James Ellroy, the legendary crime fiction author who invented a new way of writing (clipped, fat-free, alliterative) is important to read even if crime fiction isn’t your thing. His latest, Perfidia is set in L.A. on the eve of World War II, and has gotten good press. Another place to start is Crime Wave, a collection of shorter pieces that serves as an introduction to Ellroy’s fixations, especially his mother’s 1958 murder.
Back to stuff you can read right now: Rachel Klein wrote Lord of the Flies fanfic (not the first, but definitely the best) for McSweeney’s Internet Tendency, titled “Missed Connection: Boys 6-12 (?), Lived With Me on Nameless Tropical Island in Pacific Ocean at End of WWII“.
Speaking of Blake Butler, his recent piece for VICE on the Dalkey Archive Press, in which he talks about some of his favorite books from the publisher, is indispensable.The Archive prints the work of many fringe writers; explains Butler: “[The Dalkey Archive Press] keeps all its titles continuously in print, regardless of commercial success, focusing instead on giving life to works it finds culturally valuable.”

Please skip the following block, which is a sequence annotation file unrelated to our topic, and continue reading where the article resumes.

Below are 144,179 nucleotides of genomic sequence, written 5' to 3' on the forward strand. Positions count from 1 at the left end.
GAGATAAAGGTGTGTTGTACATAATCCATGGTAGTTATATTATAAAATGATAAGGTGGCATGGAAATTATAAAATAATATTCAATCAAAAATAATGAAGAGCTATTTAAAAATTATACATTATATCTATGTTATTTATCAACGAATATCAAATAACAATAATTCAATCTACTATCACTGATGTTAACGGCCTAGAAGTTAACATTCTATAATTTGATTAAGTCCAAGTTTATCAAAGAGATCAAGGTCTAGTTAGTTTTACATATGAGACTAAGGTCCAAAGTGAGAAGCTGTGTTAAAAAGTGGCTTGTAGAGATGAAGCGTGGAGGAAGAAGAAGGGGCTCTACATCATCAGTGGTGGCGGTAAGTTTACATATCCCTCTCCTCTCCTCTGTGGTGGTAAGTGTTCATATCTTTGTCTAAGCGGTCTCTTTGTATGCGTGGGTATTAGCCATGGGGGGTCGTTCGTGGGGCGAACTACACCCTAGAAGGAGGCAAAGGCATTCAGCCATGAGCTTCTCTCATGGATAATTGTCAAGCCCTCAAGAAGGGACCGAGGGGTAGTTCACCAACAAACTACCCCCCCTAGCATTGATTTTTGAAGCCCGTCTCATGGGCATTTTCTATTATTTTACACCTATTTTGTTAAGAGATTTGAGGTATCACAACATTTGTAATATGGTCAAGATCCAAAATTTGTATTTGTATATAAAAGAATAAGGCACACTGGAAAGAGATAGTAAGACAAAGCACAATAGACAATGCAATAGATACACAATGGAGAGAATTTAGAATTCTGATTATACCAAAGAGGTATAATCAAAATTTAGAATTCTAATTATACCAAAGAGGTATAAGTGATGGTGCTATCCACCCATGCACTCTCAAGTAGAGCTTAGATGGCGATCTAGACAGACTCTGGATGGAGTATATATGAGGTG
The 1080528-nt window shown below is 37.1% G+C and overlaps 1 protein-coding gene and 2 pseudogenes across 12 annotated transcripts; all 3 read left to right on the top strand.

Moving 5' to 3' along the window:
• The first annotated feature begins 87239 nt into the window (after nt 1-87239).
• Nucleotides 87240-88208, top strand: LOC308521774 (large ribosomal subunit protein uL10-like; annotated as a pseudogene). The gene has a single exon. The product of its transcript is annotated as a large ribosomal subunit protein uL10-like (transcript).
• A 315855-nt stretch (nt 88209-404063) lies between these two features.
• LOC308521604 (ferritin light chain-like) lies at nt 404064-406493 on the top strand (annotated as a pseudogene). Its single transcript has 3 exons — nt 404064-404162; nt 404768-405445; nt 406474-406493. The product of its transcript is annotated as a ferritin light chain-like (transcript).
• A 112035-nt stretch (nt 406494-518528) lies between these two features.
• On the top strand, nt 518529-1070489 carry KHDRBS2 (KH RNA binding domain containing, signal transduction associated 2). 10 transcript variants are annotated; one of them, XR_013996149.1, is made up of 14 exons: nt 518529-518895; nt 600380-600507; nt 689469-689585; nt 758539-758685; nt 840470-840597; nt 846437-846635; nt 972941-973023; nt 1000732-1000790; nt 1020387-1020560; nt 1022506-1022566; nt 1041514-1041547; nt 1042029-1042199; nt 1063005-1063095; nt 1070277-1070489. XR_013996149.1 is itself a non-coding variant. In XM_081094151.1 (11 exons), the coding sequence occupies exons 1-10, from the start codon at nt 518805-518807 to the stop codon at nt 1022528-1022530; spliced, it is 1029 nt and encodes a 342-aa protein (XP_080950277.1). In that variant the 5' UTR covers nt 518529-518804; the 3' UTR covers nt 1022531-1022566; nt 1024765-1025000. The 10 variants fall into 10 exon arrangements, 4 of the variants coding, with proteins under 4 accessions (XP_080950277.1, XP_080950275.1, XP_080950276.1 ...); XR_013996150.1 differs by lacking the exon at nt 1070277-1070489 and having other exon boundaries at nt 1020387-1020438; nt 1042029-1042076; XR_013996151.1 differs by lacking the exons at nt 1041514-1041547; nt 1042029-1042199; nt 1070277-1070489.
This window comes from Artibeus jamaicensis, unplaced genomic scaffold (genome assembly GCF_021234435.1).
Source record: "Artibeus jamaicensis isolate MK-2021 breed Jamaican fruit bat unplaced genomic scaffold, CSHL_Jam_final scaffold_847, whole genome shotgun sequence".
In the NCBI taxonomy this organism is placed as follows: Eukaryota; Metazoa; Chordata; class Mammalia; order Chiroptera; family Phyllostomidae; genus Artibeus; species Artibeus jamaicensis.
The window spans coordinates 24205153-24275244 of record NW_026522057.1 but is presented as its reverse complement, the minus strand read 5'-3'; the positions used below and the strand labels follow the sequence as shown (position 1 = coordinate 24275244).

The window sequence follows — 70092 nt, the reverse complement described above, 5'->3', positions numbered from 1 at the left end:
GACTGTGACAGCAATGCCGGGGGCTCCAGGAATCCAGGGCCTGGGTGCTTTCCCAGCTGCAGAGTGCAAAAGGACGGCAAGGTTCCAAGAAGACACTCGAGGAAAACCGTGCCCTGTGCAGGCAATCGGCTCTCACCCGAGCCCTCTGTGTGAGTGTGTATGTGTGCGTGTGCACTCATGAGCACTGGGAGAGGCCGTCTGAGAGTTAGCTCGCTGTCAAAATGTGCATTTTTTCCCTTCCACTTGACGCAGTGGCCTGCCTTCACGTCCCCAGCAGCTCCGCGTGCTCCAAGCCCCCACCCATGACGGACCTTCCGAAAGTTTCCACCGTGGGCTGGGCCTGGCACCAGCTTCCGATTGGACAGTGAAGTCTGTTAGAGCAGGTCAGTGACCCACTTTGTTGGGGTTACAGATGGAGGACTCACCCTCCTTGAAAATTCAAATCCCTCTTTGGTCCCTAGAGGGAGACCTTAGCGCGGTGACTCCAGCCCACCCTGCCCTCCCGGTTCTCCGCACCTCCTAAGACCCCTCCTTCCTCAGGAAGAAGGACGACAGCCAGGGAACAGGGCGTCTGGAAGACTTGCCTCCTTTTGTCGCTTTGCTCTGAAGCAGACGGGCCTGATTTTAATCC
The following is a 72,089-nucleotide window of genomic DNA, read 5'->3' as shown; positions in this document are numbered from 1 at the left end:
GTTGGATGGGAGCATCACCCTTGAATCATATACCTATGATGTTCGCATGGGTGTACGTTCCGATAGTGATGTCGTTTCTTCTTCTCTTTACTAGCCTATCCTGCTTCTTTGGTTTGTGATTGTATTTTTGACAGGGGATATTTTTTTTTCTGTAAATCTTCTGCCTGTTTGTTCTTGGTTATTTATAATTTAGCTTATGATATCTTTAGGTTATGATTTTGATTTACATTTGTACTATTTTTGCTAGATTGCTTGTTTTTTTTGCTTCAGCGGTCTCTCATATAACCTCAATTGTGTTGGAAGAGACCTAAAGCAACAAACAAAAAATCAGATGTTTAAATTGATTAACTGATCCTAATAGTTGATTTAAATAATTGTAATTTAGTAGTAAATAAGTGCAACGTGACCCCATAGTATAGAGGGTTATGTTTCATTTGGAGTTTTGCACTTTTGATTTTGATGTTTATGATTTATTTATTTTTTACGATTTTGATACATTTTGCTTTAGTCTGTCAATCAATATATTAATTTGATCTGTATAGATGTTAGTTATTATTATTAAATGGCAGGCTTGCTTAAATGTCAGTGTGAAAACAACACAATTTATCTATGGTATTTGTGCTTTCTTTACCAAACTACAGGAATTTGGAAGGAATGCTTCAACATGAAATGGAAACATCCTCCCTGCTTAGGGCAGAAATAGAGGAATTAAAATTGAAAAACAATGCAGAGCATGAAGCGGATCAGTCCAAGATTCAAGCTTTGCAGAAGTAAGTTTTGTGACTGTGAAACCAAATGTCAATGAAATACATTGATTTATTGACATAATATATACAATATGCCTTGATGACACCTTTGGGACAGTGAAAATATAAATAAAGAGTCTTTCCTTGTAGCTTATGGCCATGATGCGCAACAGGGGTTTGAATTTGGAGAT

I’ve said it before, but read Joe Brainard’s experimental memoir “I Remember“, in which every new paragraph begins “I remember…” Even if you don’t read it, listen to this eerie, crackling recording of yore. That’s Brainard’s actual voice!
I remember many Septembers… I remember one very cold and black night on the beach alone with Frank O’Hara. He ran into the ocean naked and it scared me to death.
In the archival vein: artist Katie Paterson has faith in Our Literary Future, so much that her latest project, Future Library, is premised on a readership that doesn’t yet exist. Paterson is overseeing the planting of a forest in Norway, which, if the world isn’t totally over yet, will be chopped and culled for book paper in the year 2114. And, each year from now until then (100!), Paterson plans to solicit work from a writer, to be held, unread, in The New Oslo Public Library that will be printed, in one hundred years, on the chopped-down trees. The first contribution is from none other than prolific living-legend Margaret Atwood. Watch a short video about the project here.